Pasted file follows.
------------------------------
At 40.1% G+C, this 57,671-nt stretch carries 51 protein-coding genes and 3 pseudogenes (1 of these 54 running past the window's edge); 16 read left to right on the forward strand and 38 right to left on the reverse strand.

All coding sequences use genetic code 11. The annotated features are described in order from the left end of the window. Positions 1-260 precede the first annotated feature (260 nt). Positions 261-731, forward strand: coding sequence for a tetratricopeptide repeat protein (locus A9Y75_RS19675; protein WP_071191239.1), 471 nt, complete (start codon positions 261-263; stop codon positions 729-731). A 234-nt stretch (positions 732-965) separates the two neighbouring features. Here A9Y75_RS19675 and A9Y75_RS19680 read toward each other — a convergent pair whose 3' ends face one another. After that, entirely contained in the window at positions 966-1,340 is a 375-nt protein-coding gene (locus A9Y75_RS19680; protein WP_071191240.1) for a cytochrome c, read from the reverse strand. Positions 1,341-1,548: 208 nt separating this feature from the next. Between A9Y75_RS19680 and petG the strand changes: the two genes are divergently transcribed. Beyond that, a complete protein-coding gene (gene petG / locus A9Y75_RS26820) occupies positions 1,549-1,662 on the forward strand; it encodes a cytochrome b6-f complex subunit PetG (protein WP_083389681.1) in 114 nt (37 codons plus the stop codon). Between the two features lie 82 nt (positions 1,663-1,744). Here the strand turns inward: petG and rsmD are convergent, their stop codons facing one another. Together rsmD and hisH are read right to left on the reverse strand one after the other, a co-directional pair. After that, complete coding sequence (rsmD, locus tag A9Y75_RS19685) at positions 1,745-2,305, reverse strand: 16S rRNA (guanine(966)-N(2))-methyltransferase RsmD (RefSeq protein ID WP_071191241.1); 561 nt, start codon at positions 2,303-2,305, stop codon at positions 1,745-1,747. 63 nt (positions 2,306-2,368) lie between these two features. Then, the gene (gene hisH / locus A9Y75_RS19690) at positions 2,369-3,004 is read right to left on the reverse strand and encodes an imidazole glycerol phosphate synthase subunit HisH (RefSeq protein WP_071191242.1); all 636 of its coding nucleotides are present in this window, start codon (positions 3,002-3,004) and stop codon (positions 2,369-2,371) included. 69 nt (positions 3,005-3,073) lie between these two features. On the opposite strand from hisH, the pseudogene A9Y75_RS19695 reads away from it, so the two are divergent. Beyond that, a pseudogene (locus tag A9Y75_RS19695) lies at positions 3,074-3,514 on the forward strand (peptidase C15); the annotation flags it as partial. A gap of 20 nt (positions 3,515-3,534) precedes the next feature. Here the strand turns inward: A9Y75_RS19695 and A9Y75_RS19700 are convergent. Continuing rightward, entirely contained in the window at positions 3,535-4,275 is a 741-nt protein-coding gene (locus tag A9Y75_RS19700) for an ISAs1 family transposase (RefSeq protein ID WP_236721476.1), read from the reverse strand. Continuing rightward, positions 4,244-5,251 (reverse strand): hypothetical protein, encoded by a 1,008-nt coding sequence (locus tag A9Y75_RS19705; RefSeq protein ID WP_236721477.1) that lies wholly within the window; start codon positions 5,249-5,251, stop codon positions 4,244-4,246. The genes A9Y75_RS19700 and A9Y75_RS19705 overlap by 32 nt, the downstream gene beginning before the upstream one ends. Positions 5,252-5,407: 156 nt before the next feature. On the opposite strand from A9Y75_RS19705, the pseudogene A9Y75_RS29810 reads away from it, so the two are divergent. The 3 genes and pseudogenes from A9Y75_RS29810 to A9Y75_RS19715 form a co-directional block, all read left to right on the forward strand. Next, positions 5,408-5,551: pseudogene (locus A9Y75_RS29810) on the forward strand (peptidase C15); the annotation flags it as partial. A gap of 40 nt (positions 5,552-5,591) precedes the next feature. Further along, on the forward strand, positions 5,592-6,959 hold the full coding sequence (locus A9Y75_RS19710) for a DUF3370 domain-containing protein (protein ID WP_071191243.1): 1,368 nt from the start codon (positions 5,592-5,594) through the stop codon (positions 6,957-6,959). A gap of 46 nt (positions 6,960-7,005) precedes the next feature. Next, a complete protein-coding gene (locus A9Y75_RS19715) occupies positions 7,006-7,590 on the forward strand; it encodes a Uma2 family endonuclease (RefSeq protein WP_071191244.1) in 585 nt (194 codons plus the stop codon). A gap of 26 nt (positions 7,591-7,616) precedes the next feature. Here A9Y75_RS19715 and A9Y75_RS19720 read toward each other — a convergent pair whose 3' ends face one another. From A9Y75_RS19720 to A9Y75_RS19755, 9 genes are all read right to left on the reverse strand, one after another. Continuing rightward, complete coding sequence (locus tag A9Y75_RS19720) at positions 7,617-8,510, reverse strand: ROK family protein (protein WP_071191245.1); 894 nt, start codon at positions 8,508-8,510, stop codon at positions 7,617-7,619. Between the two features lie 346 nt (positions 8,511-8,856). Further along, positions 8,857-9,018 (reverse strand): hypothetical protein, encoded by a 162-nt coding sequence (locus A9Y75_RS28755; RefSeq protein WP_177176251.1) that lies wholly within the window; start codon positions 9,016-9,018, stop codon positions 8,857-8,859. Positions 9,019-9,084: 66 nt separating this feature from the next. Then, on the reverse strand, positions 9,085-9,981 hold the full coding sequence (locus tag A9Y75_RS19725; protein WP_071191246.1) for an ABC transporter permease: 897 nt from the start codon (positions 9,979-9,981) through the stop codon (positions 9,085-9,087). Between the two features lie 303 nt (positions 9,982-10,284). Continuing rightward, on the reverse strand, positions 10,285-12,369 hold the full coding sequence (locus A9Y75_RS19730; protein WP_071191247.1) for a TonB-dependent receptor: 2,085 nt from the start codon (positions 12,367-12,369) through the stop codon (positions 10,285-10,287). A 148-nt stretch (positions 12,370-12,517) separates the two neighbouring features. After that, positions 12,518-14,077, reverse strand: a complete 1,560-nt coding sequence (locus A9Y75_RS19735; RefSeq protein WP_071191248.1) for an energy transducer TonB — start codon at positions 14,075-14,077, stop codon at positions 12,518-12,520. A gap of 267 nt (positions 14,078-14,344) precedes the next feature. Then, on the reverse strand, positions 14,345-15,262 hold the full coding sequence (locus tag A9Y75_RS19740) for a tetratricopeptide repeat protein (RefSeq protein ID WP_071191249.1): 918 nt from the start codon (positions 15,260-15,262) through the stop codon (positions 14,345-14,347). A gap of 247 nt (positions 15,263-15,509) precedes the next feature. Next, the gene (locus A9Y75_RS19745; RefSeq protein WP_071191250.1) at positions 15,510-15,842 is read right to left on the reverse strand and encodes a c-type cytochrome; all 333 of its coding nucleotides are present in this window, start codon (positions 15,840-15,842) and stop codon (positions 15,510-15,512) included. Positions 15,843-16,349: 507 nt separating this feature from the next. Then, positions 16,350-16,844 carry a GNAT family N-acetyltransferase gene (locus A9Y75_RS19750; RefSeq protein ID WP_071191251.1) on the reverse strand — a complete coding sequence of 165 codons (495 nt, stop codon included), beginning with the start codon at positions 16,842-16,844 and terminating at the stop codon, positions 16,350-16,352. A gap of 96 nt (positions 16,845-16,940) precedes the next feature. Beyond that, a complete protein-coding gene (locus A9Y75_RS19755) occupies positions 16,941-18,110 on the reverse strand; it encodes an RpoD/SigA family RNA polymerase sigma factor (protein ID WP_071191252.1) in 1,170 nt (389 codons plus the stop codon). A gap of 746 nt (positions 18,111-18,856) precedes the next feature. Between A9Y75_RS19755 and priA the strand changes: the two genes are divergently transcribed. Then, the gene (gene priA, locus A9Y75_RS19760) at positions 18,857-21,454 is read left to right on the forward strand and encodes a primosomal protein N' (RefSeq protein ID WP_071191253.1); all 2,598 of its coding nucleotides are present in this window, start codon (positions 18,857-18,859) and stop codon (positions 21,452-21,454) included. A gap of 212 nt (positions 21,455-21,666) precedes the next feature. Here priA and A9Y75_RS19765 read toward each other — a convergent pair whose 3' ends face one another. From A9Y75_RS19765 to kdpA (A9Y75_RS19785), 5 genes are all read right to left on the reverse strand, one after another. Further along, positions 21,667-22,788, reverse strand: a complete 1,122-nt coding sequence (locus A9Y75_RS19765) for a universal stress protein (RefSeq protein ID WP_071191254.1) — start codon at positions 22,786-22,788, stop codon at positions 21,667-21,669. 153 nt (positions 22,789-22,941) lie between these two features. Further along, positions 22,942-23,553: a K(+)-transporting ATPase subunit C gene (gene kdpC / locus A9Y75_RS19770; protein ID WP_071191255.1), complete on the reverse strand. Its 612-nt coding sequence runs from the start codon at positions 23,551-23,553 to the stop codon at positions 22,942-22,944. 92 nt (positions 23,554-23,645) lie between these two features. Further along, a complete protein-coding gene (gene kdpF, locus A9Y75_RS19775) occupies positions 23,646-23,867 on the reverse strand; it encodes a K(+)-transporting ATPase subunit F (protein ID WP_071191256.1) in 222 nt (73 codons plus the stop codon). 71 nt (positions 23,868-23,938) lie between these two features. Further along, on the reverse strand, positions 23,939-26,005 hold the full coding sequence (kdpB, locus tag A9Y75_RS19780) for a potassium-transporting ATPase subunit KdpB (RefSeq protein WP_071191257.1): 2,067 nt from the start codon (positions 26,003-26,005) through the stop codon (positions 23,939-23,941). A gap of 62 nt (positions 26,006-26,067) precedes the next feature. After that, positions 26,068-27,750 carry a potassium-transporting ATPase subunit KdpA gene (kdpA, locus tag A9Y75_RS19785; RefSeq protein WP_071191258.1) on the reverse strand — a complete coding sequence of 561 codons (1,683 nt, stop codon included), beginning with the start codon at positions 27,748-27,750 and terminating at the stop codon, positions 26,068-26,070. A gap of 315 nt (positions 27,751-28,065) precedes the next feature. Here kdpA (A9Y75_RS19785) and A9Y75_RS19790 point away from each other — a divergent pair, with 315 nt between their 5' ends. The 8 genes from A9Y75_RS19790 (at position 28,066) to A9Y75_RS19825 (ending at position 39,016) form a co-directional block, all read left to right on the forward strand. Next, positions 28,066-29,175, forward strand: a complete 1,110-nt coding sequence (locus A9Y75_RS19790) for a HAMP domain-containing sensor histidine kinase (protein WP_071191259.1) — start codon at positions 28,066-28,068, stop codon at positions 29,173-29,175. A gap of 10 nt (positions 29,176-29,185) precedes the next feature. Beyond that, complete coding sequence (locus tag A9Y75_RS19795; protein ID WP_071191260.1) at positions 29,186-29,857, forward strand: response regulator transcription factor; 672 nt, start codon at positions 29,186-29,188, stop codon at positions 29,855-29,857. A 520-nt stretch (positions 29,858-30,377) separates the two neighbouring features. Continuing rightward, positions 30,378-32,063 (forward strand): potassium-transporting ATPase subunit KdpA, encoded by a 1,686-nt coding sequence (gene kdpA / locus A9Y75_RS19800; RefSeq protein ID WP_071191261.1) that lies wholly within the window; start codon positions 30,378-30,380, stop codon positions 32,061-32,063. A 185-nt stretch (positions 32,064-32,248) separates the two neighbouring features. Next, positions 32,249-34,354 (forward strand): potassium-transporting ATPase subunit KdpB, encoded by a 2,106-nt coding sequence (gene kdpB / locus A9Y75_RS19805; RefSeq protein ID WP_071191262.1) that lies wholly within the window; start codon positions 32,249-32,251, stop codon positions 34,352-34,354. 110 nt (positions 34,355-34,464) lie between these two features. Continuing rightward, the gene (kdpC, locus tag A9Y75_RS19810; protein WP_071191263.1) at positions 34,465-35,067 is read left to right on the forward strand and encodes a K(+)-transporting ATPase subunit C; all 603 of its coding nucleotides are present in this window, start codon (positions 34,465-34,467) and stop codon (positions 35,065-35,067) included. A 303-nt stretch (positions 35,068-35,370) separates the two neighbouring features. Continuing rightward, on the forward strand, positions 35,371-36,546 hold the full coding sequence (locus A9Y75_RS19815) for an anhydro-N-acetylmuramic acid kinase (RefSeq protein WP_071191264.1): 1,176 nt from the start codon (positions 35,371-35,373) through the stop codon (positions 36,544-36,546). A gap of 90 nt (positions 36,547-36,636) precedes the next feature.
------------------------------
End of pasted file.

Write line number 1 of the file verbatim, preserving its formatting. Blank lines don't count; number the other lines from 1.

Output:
At 40.1% G+C, this 57,671-nt stretch carries 51 protein-coding genes and 3 pseudogenes (1 of these 54 running past the window's edge); 16 read left to right on the forward strand and 38 right to left on the reverse strand.